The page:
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Saint-Gaudens National Historic Site


The home, studio, and gardens of America's most noted sculptor are preserved at the Saint-Gaudens National Historic Site in Cornish, New Hampshire. The 150-acre sit­e, dotted with casts of some of his sculptures, offers a crash-course in the career of an important artist, as well as a glimpse into the life of a wealthy, artistic couple of the late nineteenth century.

Saint-Gaudens National Historic Site
©National Park Service
Saint-Gaudens National Historic Site was a frequent meeting place of an active
and vibrant group of artists.

Augustus Saint-Gaudens came to the rolling hills and dark pines of the upper Connecticut River Valley in the summer of 1885. He was already well-known for the Farragut Monument in New York's Madison Square Park, private commissions in the interiors of the Vanderbilt and Villard houses in New York, and Trinity Church in Boston.

He bought the old Wayside Inn in Cornish and transformed the rural home into a replica of an Italian villa; the outbuildings were turned into studios. Other artists soon joined Saint-Gaudens and his wife at their rural retreat, including painter Maxfield Parrish, poet Percy MacKaye, and actress Ethel Barrymore. Saint-Gaudens' home became the center of a lively group of painters, writers, and musicians known as the Cornish Art Colony.

The pastoral setting of Cornish inspired some of Saint-Gaudens' most familiar works, including "The Standing Lincoln" in Chicago and "Diana," which once graced the tower of Stanford White's Madison Square Garden (but is now in the Philadelphia Museum of Art). While in Cornish, Saint-Gaudens also sculpted the haunting memorial to historian Henry Adams's wife in Washington, D.C.'s Rock Creek Cemetery and the equestrian statue of William Tecumseh Sherman, which stands near New York's Central Park. This work won the Grand Prix in the Paris Salon of 1900.

Seven years later, Saint-Gaudens died. His son and wife, Augusta Homer, and later a board of trustees, maintained the property for tourists until the National Park Service acquired it in 1964. The interior of the house, decorated with American, English, Arabic, Flemish, and Japanese furnishings and objects, reflects Augusta Homer's eclectic tastes. Works by Augusta and members of the Cornish Art Colony can be found throughout the house.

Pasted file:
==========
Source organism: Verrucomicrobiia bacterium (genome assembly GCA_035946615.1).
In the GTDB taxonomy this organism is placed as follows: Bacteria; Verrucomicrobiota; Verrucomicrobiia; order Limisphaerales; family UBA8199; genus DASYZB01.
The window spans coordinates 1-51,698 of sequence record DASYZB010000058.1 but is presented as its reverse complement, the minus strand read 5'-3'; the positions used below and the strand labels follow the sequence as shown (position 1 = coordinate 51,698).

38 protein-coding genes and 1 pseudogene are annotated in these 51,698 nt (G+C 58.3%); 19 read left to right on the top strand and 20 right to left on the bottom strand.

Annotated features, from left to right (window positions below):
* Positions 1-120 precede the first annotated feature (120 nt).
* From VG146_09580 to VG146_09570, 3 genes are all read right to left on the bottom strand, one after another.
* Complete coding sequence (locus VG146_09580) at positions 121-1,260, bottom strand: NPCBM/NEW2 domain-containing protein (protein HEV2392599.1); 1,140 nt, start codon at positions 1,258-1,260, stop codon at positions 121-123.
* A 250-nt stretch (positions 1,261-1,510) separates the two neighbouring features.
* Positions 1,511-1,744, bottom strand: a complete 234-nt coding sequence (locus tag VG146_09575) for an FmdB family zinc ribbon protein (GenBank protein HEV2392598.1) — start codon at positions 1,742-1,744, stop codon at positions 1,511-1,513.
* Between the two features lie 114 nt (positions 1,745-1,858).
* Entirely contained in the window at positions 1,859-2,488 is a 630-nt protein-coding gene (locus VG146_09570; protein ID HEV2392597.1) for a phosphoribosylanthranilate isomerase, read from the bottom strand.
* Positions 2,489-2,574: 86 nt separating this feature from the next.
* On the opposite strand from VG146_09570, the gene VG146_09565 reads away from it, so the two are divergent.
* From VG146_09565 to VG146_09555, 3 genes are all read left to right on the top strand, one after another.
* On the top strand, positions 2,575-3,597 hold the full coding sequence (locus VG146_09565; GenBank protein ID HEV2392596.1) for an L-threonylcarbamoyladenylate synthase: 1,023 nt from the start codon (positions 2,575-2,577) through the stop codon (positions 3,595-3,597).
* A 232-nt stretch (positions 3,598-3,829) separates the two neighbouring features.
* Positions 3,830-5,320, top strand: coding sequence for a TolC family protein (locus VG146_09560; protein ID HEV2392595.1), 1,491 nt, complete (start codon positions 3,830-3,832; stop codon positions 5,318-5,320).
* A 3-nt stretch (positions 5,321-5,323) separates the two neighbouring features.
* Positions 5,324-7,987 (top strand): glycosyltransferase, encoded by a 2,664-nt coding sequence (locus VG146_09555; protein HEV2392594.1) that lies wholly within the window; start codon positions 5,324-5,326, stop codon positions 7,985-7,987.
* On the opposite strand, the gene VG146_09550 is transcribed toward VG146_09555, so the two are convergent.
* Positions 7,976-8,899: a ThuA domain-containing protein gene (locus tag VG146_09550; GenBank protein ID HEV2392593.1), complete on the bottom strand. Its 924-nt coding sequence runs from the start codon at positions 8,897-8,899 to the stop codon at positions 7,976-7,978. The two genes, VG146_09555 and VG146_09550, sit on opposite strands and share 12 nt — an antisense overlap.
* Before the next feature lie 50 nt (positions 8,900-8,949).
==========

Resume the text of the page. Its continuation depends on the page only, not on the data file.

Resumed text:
Fire eventually destroyed two of the studios, but the Little Studio, as Saint-Gaudens called it, remains. An exhibition gallery displays originals, casts, and replicas of the sculptor's works. The artistic skills of Saint-Gaudens can also be found in the colorful gardens, reflecting pool, and evergreen hedges of the grounds.

Masterpiece in Bronze
Saint-Gaudens' masterpiece is a Civil War monument that stands on Boston Common. In 1884, he was asked to create a memorial to Robert Gould Shaw and the 54th Massachusetts Volunteer Infantry, the first African-American regiment to fight during the Civil War. The regiment became famous for leading an assault on Fort Wagner as part of the plan to capture the Confederate city of Charleston, South Carolina. In the battle, Shaw and many members of his regiment were killed.

The memorial was made possible by a fund established by Joshua B. Smith, a fugitive slave from North Carolina who became a state representative from Cambridge. It took Saint-Gaudens 13 years to complete the high-relief bronze statue, which was dedicated on May 31, 1897.

Saint-Gaudens national Historic Site Information
Address: 139 Saint-Gaudens Rd., Cornish, NH
Telephone: 603/675-2175
Hours of Operation: Daily from late May through October 3, 9:00 a.m. - 4:30 p.m.
Admission: $5 for adults, free for children 16 and younger

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To learn more about national national monuments, memorials, and historic sites, and other travel destinations in North America, visit:

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ABOUT THE AUTHOR:

Eric Peterson is a Denver-based freelance writer who has contributed to numerous guidebooks about the Western United States.


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